By Jay Greenberg
Perhaps it is because Washington's Alexander Ovechkin only got 15:14 of ice time in Game 6 with his team facing elimination that he especially doesn't want to end the season.
It would be a waste of too much perfectly good energy.
"Everybody knows and everybody understands we just can't go home right now," he said after willing Washington to a 2-1 Game 6 victory
Wednesday night. "I don't think we deserve to end the season right now."
Historically, life has not been fair to the Capitals, the makers of just one Stanley Cup Final since their birth in 1974 and yet to advance to a conference final in the Ovechkin era. So perhaps the difference this year, as they have now forced a second Game 7 in two series - this one to be played Saturday night at Madison Square Garden -- is not just their discipline and resolve, but righteous indignation.
Don't you understand? Ovechkin says they are not worthy of defeat. And then he goes out and proves it with a goal 1:28 in. Joel Ward may have deserved the four-minute penalty that hauled down Washington just 6.6 seconds away from a Game 5 win Monday night, but the Caps came back a game later like they knew they merited better.
Capitals forward Jason Chimera, churning wide on the game's second shift, was taken down by defender Anton Stralman. On the resulting power play, Ovechkin one-timed a feed from Nick Backstrom for his third goal of the series that beat Henrik Lundqvist's glove. He and the Caps might be onto something there, besides just the fact that they refuse to be outworked by the NHL's presumed hardest-working team.
In the second period, a shift by the checking line of Ward, Matt Hendricks and Troy Brouwer forced so much time in the Rangers end against their big line of Brad Richards, Marian Gaborik and Carl Hagelin that, after New York was forced to ice the puck, Rangers coach John Tortorella thought there would never be a more critical time to use his one precious time out.
So, for the faceoff, Caps coach Dale Hunter took a shift off from his relentless defensive-mindset matching and put out his top centre, Nicklas Backstrom, who won the draw from Richards and redirected a John Carlson point drive to Chimera for a goal-mouth gimme.
Down 2-0, the Rangers had a big chance when the aged Jeff Halpern, playing in place of the injured Jay Beagle, cut John Mitchell for four minutes worth of get-back-in the game opportunity. But it proved only a chance for the Rangers to become ever more frustrated with a power play that had no shots in three opportunities before breaking through in the Game 5 overtime, then resumed its misery with an 0-for-6 in Game 6.'It sucked'
"It sucked," said Tortorella asked for his evaluation of those four minutes that seemed longer for the alleged attackers than the defenders. "Kills you."
So does playing a superstar who practically is killing himself. If, thanks in part to the eight minutes in penalties the Caps had to kill in the second period, that15:14 was all Ovechkin was going to get, it was the best 15:14 you are ever going to see and for reasons beyond the critical first goal.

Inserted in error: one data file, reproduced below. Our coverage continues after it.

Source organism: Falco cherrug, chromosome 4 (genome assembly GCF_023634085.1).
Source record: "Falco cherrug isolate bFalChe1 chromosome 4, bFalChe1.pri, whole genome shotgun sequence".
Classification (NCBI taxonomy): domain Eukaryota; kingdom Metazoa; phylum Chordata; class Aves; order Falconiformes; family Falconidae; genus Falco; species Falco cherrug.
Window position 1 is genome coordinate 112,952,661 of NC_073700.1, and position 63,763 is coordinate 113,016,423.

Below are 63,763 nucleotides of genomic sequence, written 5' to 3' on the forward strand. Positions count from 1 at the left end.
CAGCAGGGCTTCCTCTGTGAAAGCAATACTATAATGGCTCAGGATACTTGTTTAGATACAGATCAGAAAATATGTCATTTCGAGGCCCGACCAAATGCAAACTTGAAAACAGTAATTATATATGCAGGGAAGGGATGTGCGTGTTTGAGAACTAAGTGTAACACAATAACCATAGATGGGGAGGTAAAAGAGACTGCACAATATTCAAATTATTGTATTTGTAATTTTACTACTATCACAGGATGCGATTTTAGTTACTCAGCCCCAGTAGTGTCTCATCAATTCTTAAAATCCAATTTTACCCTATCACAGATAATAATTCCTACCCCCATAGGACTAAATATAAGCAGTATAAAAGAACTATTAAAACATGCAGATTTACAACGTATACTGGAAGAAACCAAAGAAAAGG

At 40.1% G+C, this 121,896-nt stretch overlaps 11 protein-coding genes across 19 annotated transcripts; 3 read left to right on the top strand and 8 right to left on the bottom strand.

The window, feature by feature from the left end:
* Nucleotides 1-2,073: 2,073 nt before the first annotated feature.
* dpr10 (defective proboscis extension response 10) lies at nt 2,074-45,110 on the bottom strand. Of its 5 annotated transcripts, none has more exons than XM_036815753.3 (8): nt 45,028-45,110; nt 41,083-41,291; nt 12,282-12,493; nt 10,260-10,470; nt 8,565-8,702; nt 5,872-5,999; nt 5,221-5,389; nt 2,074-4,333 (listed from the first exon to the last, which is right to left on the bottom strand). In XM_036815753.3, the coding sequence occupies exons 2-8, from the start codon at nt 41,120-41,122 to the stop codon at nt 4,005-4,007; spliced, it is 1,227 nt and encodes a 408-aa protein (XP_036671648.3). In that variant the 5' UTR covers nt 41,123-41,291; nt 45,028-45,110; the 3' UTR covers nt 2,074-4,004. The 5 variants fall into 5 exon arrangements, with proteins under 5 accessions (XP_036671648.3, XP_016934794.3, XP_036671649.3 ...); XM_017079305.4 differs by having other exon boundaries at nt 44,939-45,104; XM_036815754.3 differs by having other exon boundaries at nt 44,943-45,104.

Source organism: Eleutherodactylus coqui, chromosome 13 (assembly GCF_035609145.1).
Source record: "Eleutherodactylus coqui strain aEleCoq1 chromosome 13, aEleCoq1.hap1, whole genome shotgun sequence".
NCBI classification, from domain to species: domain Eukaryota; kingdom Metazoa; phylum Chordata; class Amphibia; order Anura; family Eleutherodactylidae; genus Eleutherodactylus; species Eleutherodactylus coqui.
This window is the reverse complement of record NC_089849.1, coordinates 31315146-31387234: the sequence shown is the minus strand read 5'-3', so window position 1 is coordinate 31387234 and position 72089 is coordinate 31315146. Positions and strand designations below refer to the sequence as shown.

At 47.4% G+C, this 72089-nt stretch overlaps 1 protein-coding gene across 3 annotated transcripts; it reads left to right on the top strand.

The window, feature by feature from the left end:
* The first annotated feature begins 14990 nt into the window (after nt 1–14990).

On an early shift, Ovechkin body-checked Hagelin halfway through the Caps' bench gate, one of five hits, in addition to making three blocks and twice almost putting the game away, only to be denied by the crossbar one time and by Lundqvist the other.
The Rangers were around the net a lot, but before Gaborik's drive off Carlson's hip broke the shutout with 51 seconds remaining, they had limited prime opportunities. Calmly picking up multiple pucks through traffic, Braden Holtby made his best saves with classic butterfly stops on re-directions by Brian Boyle and Derek Stepan.
Richards, praised by Tortorella for his "it" factor after his late rescue of Game 5 didn't really have it for Game 6, firing wildly over the net off a pass out in the third period. Too little, too late, his line picked up its play.
"I don't think we were near where we needed to be to win a game like this," said Lundqvist, probably meaning more emotionally than territorially. But of course the Rangers have an extra day to get back up on the horse to play a second Game7 in two series, just like Washington.
The Rangers came from behind to win Game 6 at Ottawa, and held on, 2-1 in a gut-wrenching Game 7. And of course, had they not willed a puck across the line with 6.6 to go in Game 5, this series probably would already be over.
Thus, the Caps don't have a patent this post-season on resilience. But over the last four playoffs they are 4-0 when facing elimination in a Game 6 and Holtby, the rookie, is 6-0 following losses in this, his first, post-season.
"We don't crack," said Chimera. Indeed after finding so many ways to lose in the end over the years, this time Washington's resolve remains uncapped. The Capitals have entitled themselves to play some more.Follow Jay Greenberg on Twitter @scribejg.
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